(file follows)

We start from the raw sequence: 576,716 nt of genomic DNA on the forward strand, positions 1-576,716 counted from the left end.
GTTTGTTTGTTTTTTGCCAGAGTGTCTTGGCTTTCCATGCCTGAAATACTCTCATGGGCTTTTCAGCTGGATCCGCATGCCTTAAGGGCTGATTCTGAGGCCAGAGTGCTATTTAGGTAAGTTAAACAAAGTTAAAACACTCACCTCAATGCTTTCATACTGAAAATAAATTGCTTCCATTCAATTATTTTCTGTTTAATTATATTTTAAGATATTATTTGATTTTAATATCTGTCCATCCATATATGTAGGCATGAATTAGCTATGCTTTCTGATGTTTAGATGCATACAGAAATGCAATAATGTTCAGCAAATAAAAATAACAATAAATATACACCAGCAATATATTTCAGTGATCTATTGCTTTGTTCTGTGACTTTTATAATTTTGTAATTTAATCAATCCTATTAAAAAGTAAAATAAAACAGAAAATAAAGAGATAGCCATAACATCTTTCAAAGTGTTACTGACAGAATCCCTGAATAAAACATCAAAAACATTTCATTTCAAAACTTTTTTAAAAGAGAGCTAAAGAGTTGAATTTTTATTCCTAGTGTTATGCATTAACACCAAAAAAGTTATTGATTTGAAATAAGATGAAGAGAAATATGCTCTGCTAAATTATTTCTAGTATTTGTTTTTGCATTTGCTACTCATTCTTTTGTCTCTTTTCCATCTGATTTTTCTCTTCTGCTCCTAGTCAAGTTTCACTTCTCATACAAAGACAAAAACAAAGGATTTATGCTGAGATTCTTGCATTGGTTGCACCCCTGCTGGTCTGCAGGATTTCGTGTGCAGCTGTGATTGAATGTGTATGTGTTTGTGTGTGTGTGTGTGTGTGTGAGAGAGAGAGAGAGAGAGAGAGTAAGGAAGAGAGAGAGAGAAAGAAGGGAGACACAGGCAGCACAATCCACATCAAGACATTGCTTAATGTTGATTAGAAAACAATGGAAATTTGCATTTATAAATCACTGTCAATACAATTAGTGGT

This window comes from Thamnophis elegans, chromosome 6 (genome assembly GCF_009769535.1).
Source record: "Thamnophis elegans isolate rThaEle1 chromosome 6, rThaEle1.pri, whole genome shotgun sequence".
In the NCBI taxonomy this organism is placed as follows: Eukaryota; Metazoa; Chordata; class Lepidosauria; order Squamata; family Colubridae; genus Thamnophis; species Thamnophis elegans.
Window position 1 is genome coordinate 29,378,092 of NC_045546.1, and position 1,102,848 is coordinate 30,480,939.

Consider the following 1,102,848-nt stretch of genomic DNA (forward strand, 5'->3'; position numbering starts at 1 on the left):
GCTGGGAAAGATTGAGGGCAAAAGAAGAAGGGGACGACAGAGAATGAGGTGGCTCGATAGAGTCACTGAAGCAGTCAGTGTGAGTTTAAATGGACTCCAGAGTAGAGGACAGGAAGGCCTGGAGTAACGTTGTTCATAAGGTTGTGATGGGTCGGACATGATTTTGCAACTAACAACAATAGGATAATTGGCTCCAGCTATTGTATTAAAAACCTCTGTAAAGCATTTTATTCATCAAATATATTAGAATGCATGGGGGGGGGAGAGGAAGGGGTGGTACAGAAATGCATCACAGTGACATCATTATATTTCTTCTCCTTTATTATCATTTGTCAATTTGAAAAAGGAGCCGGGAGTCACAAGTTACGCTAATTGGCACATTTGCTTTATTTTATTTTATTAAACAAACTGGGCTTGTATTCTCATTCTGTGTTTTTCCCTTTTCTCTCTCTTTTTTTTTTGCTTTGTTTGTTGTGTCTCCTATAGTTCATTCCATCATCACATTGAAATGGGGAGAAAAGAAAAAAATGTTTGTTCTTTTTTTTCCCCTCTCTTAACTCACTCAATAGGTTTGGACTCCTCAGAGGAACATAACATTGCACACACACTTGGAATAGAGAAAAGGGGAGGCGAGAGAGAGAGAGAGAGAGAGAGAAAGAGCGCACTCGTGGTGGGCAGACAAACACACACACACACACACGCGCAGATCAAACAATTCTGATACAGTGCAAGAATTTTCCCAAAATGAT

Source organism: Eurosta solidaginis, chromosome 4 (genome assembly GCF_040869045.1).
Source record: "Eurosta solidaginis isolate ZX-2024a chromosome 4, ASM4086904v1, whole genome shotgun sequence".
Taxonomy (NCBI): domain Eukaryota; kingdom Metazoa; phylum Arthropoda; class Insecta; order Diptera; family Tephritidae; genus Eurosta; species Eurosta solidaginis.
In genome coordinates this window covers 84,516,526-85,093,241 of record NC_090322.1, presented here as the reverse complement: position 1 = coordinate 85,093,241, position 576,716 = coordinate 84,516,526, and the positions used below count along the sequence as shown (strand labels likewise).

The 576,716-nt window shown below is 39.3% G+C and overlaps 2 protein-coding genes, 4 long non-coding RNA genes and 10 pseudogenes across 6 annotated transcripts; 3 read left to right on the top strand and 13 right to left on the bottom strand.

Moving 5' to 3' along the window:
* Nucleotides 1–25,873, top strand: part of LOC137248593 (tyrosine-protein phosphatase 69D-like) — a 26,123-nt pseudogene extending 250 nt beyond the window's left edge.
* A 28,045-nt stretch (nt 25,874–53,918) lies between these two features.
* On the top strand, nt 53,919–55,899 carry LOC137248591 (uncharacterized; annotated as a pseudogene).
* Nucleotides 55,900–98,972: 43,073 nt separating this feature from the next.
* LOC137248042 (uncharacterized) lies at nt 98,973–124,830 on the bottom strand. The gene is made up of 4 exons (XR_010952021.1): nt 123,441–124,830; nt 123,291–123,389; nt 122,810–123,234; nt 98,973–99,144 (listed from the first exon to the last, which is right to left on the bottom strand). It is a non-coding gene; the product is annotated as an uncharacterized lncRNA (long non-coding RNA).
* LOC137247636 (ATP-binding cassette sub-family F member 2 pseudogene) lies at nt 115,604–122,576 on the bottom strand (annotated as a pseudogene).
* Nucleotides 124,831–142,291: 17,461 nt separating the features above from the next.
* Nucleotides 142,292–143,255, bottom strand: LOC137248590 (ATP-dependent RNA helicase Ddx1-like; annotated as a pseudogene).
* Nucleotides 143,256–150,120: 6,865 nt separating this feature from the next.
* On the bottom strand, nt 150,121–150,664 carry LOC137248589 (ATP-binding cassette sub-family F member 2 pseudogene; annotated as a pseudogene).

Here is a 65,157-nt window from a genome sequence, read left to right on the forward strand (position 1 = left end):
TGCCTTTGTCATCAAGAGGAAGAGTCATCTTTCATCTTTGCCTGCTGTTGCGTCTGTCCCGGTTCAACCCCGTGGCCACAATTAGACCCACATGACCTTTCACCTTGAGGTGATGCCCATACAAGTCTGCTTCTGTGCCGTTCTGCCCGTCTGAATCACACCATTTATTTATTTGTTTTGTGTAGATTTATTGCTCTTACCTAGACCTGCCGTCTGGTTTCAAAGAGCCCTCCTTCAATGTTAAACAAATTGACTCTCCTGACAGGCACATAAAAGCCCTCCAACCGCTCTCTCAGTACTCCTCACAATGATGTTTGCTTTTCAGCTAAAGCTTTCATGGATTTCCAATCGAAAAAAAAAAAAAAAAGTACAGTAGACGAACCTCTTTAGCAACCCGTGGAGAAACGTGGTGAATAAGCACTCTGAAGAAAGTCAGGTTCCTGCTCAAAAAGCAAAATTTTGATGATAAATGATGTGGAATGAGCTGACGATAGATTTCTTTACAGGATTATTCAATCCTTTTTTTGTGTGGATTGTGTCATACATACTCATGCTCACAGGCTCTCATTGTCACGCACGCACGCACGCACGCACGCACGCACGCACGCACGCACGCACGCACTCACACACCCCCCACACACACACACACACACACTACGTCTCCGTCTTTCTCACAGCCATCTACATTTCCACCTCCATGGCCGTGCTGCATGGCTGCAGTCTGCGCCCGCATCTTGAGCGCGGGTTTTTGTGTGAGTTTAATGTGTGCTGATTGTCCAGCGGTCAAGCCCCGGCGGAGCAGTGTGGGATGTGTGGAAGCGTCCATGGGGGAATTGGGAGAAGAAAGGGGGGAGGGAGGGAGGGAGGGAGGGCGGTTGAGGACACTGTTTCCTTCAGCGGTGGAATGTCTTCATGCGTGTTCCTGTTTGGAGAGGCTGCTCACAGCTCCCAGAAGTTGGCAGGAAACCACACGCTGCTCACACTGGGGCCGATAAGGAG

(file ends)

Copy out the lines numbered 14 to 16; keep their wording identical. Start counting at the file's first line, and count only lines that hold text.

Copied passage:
Moving 5' to 3' along the window:
* Nucleotides 1–25,873, top strand: part of LOC137248593 (tyrosine-protein phosphatase 69D-like) — a 26,123-nt pseudogene extending 250 nt beyond the window's left edge.
* A 28,045-nt stretch (nt 25,874–53,918) lies between these two features.